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Thursday, 14 July 2016

How to Get Pokémon GO on Android and iOS Even if it’s Not Available in Your Country

I recently heard the awesome news from my friends that after 20 years of waiting,Pokémon GO game is now available to play! And from the initial reviews, it felt like a game which was worth the 20 years of wait. However, when I opened the Play Store page for Pokemon GO, theINSTALL button was missing and the dreaded message Is Not Available in Your Country Yet showed up.

Well, this is not the first time a publisher has restricted an app to just a few countries, but this time, it was personal. Nothing could keep me from waiting to try my hands on the love of my childhood, the show which was the reason I came running home after school. So if you aren’t in the mood to wait for the official release of Pokémon GO in your country, here’s how you can get it.

For Android Users

Things are pretty easy and straightforward for Android users as always.

#1. Sideloading the App

As Pokémon GO does not have any server-side authentication to check the country from where you are playing, this is the easiest method to get the game on your Android. Since malware infection is a concern while sideloading, you candownload the app APK file from APK Mirror and then install it on your Android.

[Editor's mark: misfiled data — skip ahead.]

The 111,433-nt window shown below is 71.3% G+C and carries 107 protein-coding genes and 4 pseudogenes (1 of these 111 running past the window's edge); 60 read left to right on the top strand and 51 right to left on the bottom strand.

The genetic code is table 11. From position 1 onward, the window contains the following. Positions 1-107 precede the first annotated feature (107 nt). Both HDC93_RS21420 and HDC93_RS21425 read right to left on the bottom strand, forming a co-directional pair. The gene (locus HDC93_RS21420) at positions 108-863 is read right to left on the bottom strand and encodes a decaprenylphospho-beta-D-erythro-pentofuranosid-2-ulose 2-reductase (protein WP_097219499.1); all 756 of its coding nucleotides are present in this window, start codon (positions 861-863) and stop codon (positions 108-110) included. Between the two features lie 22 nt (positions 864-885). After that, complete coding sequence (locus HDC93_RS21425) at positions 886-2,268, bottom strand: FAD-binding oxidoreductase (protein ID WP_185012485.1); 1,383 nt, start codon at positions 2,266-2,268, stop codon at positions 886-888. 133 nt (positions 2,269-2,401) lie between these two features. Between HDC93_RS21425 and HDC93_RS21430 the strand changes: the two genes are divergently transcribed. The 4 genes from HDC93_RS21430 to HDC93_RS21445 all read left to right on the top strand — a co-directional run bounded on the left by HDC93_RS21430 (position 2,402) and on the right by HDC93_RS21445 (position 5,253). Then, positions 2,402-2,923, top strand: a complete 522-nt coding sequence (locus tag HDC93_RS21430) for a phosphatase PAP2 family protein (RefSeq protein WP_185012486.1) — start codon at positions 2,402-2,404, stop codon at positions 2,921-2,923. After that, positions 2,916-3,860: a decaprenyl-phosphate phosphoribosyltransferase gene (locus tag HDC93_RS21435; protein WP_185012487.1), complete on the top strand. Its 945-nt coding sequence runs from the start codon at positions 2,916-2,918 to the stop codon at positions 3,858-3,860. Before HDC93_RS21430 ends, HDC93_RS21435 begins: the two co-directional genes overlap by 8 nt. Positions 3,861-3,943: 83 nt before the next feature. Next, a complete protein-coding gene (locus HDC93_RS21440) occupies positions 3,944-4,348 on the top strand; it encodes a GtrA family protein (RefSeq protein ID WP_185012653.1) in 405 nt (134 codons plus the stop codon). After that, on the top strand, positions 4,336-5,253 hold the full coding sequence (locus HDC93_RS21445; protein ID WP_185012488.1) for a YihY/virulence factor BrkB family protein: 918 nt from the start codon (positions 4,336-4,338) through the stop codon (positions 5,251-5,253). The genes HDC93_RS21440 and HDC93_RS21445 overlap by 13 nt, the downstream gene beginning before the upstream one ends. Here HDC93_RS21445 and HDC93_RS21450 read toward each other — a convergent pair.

This way you will get instant access to Pokémon GO, however, you will have to manually check for updates of the game and then install the updated version manually. If you don’t want do that, you will have to install it from Play Store directly using the VPN trick we will discuss next.

#2. Downloading from Play Store

Step 1: Download a VPN app on your phone. Since we only need a VPN connection to download Pokémon GO from the Play Store and not while playing the game, Tunnel Bear VPN with a free account will be safe and reliable option to go with. You will get 500 MB of free VPN usage which is more than enough for the task. After you have installed the app, launch and connect the VPN to a US server.
Step 2: Having done that, turn off the GPS on your phone and look for Google Play Store in Settings –> Downloaded Apps.
Step 3: Tap on it and then select the option Clear data and Clear cache. Repeat the same with Google Play Services. This will clear all the previous data on your phone’s Play Store locally and will not affect anything on the server.
Step 4: Ensuring you are still connected to the VPN through Tunnel Bear, launch the Play Store, and this time it will connect from the US. You can now search for Pokémon GO and download the game.

For iPhone Users

iPhone users will have to simply change the location of their Apple Account that’s connected to App Store and download Pokémon GO from the App Store. The only thing to note here is that the country cannot be changed in case there’s any gift card balance in the App Store and you will have to use it completely to have  zero store credit before changing the location.
On your iPhone, open Settings and then, scroll down and tap on iTunes & App Store option. Here, tap on the Apple IDand then select View Apple ID.